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The best way to find endometrial cancer when it's small (at an early stage) is to see a health care provider if you have any signs and symptoms of endometrial cancer, such as abnormal vaginal bleeding or discharge (that's getting worse, occurring between periods, or happening after menopause). Early detection improves the chances that the cancer will be treated successfully.
Most women with endometrial cancer have abnormal vaginal bleeding. Still, some endometrial cancers may reach an advanced stage before causing signs and symptoms. This means the cancer is big and may have spread before it causes any problems that are noticed.
Early detection (also called screening) refers to the use of tests to find a disease, like cancer, in people who don't have symptoms of that disease. Early detection tests can help find some types of cancer at an early stage -- when it's small and hasn't spread beyond the place it started.
At this time, there are no screening tests or exams to find endometrial cancer early in women who are at average endometrial cancer risk and have no symptoms.
The American Cancer Society recommends that, at menopause, all women should be told about the risks and symptoms of endometrial cancer and strongly encouraged to report any vaginal bleeding, discharge, or spotting to their doctor.
Women should also talk to their doctors about getting regular pelvic exams. A pelvic exam can find some cancers, including some advanced uterine cancers, but it's not very useful for finding early endometrial cancers.
Screening tests used for cervical cancer, such as a Pap test or HPV (human papillomavirus) test aren’t effective tests for endometrial cancer. The Pap test, which screens women for cervical cancer, can sometimes find some early endometrial cancers, but it’s not a good test for this type of cancer. For information see Screening Tests for Cervical Cancer.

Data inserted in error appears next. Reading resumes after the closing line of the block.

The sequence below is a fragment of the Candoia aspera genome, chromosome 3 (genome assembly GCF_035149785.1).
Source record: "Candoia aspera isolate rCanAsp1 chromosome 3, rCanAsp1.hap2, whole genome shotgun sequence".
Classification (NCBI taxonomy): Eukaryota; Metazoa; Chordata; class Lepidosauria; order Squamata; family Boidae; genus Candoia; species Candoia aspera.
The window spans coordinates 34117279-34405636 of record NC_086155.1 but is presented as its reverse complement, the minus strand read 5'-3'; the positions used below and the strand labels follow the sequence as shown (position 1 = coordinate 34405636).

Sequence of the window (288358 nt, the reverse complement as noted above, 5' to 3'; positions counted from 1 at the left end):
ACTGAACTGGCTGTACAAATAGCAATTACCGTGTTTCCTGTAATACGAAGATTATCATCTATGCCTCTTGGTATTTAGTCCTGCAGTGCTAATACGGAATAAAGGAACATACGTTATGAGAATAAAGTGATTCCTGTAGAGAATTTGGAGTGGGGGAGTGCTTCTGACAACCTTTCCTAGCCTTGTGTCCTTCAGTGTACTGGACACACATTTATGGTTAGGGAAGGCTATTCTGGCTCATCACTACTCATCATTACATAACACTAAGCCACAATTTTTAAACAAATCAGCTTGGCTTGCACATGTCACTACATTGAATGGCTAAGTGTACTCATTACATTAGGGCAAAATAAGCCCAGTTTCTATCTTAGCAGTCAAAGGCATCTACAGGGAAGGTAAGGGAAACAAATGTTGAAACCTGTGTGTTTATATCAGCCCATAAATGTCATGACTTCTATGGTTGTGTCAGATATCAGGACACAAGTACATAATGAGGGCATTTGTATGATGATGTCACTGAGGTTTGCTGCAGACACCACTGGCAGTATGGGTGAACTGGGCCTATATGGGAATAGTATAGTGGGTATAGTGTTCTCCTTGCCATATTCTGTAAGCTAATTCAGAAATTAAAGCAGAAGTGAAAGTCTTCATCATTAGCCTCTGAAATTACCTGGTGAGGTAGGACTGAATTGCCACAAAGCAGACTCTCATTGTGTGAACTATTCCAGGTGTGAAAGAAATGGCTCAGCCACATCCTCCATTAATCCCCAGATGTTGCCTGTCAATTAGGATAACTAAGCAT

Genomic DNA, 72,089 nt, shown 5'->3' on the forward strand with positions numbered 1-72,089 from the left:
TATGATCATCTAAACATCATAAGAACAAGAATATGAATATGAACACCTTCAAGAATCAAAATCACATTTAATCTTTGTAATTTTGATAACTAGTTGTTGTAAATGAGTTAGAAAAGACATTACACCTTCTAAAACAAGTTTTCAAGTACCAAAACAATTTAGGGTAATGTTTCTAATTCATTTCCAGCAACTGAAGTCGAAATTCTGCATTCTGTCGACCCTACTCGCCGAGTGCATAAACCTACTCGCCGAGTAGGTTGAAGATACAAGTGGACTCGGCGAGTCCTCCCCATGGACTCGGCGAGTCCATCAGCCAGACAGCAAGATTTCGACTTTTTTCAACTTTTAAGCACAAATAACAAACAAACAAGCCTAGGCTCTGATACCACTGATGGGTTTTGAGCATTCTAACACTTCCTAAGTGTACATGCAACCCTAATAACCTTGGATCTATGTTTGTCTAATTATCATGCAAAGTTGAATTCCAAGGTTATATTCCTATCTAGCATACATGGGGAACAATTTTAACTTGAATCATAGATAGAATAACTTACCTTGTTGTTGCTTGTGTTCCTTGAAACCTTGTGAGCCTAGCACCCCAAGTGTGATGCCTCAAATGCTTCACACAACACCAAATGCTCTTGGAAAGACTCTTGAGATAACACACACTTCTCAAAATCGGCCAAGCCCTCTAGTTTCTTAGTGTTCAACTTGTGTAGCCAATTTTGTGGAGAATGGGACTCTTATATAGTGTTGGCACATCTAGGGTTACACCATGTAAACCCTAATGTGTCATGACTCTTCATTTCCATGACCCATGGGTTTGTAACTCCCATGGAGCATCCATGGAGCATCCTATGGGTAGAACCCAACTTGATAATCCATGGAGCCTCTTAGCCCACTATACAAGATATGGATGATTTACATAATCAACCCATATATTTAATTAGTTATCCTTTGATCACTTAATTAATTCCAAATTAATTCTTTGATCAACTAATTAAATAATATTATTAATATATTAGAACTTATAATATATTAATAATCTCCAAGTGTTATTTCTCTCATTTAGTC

The American Cancer Society recommends that most women at increased risk for endometrial cancer be told of their risk and be advised to see their doctor whenever they have any abnormal vaginal bleeding. This includes women whose risk is increased due to age, late menopause, never giving birth, infertility, obesity, diabetes, high blood pressure, estrogen treatment, or tamoxifen therapy.
Women who have (or may have) hereditary non-polyposis colon cancer (HNPCC, or Lynch syndrome) have a very high risk of endometrial cancer.
If several family members have had colon or endometrial cancer, think about getting genetic counseling to learn about your family’s risk of having HNPCC. If you (or a close relative) have genetic testing and are found to have a mutation in one of the genes for HNPCC, you are at high risk of getting endometrial cancer, as well as some other kinds of cancer. See Understanding Genetic Testing for more on this.
The American Cancer Society recommends that women who have (or may have) HNPCC be offered yearly testing for endometrial cancer with endometrial biopsy starting at age 35. Their doctors should discuss this test with them, including its risks, benefits, and limits. This applies to women known to carry HNPCC-linked gene mutations, women who are likely to carry such a mutation (those with a mutation known to be present in the family), and women from families with a tendency to get colon cancer where genetic testing has not been done.
Another option for a woman who has (or may have) HNPCC is to have a hysterectomy once she is done having children. (See Can Endometrial Cancer Be Prevented?)
Our team is made up of doctors and oncology certified nurses with deep knowledge of cancer care as well as journalists, editors, and translators with extensive experience in medical writing.
Last Revised: July 24, 2020